Lessons learned from Katrina help Haiti
I think we’ve learned. At least, I hope we have. After Katrina decimiated New Orleans in 2005, it took far too long for aid to become available.
Granted, some of that related to the fact that waters had yet to recede and getting into the city was a virtual impossibility. But still, there were not a lot of options out there for onlookers and concerned citizens who wanted to find a way to lend a hand.
And by the time those options finally began to materialize, one of the darker chapters in American history had already taken its share of unpleasant turns.
Now, organizations and private citizens are showing more initiative in the wake of the 7.0 earthquake that leveled Haiti. Fewer people have been sitting around awaiting direction. Almost immediately, methods of contribution became available. And what’s more impressive is the convenience with which some of these donations can be made.
For instance, George Clooney’s Hope for Haiti Telethon aired on Jan. 22 and raised more than $57 million. The minds behind the effort wasted little time parlaying the all-star event into an album whose proceeds will also go to benefit Haiti relief efforts. Stars like Coldplay, Alicia Keys, Shakira, Taylor Swift, Haitian native Wyclef Jean, John Legend, Stevie Wonder, Jay-Z and Sting contributed their vocal talents to the 20-track album, which iTunes made available at $7.99 Tuesday, just four days after the telethon initially aired.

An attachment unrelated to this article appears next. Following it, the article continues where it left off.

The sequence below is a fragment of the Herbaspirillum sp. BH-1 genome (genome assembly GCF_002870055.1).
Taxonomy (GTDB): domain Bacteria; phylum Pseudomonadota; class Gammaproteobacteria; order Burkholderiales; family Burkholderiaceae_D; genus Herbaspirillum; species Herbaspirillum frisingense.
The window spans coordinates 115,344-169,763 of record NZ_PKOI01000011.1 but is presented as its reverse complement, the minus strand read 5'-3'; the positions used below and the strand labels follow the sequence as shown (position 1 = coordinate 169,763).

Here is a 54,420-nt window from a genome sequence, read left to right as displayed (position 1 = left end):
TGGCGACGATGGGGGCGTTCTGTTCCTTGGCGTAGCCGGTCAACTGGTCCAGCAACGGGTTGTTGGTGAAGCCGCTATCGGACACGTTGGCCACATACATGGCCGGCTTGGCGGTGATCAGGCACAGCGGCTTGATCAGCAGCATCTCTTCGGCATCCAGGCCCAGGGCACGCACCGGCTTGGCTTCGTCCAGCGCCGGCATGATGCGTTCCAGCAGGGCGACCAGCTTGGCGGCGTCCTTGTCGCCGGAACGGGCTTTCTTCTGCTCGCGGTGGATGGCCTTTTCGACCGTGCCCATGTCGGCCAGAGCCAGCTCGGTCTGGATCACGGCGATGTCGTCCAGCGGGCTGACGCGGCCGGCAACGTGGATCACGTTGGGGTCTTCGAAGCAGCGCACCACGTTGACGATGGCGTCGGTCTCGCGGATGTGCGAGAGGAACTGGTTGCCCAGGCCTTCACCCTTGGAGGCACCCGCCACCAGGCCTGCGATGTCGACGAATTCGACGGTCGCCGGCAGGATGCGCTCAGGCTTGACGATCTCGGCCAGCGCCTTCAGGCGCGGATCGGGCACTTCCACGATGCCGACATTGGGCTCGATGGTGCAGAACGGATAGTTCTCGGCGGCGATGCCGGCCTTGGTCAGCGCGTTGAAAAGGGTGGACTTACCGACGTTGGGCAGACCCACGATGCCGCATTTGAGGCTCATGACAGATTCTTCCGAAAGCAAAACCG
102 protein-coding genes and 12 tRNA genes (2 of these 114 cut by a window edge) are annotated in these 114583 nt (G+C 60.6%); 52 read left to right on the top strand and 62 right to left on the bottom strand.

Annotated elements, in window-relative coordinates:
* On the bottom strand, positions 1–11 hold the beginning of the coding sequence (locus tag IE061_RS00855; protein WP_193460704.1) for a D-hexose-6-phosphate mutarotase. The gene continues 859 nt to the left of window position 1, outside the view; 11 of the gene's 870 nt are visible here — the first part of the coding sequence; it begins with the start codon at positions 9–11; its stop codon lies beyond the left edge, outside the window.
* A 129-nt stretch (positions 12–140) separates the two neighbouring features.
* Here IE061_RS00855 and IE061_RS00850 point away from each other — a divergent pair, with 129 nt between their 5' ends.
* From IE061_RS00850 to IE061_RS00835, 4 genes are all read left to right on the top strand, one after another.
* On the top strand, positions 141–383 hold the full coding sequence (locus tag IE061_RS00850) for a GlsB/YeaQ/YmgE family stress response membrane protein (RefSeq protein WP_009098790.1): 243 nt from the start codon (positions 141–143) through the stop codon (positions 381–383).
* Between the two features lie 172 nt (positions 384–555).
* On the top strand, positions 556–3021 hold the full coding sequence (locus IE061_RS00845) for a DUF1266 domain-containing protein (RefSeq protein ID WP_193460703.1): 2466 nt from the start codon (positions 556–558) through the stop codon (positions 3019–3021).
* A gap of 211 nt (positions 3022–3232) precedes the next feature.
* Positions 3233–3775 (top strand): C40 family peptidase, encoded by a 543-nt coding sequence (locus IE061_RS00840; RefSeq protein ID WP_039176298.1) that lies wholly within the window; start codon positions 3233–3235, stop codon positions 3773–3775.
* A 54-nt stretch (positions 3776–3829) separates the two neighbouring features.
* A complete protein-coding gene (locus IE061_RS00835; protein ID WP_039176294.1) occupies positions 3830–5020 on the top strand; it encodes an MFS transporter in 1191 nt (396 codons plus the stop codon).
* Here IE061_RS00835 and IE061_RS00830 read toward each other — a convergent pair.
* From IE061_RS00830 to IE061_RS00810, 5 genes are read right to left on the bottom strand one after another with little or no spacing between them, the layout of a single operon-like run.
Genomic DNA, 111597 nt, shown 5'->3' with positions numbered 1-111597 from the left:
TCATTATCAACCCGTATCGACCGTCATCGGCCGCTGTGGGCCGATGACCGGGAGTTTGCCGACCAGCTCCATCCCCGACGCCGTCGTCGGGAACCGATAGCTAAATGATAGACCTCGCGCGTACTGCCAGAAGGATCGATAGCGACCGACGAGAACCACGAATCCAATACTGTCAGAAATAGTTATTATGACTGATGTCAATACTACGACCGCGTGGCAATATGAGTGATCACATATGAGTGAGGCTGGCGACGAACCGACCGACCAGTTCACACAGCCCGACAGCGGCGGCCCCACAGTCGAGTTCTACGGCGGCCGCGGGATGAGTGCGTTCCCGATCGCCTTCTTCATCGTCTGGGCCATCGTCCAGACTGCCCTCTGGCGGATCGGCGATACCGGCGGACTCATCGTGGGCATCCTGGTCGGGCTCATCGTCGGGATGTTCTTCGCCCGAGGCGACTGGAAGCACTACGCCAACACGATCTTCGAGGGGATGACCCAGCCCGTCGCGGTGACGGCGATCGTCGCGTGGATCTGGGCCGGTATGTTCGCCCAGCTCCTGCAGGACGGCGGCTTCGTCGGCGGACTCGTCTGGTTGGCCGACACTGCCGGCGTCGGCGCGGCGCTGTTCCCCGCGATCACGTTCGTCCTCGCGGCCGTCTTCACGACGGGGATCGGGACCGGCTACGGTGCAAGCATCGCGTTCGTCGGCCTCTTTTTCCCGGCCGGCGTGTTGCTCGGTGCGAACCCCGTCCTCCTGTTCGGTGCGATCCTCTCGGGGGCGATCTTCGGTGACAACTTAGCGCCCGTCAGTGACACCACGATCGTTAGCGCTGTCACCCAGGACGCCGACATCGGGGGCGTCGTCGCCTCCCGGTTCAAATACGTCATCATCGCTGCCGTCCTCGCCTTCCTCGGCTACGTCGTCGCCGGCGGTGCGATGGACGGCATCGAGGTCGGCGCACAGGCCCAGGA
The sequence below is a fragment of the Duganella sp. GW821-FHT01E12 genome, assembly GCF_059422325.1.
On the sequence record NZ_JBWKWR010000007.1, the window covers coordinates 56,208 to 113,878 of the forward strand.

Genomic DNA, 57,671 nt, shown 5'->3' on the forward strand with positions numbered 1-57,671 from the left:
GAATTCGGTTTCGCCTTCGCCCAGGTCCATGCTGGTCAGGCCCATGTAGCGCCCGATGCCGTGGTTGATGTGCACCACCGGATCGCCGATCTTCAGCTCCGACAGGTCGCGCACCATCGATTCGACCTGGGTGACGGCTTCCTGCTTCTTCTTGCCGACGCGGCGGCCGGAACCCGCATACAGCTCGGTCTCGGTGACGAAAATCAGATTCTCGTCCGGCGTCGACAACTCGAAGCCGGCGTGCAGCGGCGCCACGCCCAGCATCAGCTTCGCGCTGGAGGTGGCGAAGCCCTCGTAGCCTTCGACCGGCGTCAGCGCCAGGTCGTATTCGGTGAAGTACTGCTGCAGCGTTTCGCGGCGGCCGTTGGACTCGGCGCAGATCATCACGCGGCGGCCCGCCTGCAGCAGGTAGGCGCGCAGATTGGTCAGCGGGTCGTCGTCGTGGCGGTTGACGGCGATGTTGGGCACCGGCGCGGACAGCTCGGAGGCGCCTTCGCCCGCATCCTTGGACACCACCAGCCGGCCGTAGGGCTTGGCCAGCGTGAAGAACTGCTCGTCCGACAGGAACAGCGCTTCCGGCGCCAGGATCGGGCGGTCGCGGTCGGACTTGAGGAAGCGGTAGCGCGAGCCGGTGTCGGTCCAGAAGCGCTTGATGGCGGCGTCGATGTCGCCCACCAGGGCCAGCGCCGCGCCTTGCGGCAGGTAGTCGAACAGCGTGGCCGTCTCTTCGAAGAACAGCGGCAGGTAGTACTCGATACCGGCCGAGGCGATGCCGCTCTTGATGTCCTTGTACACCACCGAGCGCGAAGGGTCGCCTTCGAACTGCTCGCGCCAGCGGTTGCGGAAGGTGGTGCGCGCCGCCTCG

Then there is the text messaging option. A brilliant way to utilize the convenience of modern technology, individuals can text “HAITI” to 90999 from their wireless phone to donate $10 to the Hatian relief effort. The charges will be collected via each individual’s wireless bill.
Those are just two of any number of ways that have been devised to help people help the people who need it most.
The methods aren’t yet perfected, but they show incredible progress. And the unfortunate truth is that nothing will ever make up for the failures and shortcomings that cost so much aide to so many in the wake of Hurricane Katrina.
But at least we can take solace in the fact that we are learning, we are enhancing our methods of caring for our fellow man and maybe, just maybe, if something like this ever happens again, we will be prepared to make the best of it as quickly as we can.
Jeremy D. Smith is the sports editor of the Demopolis Times.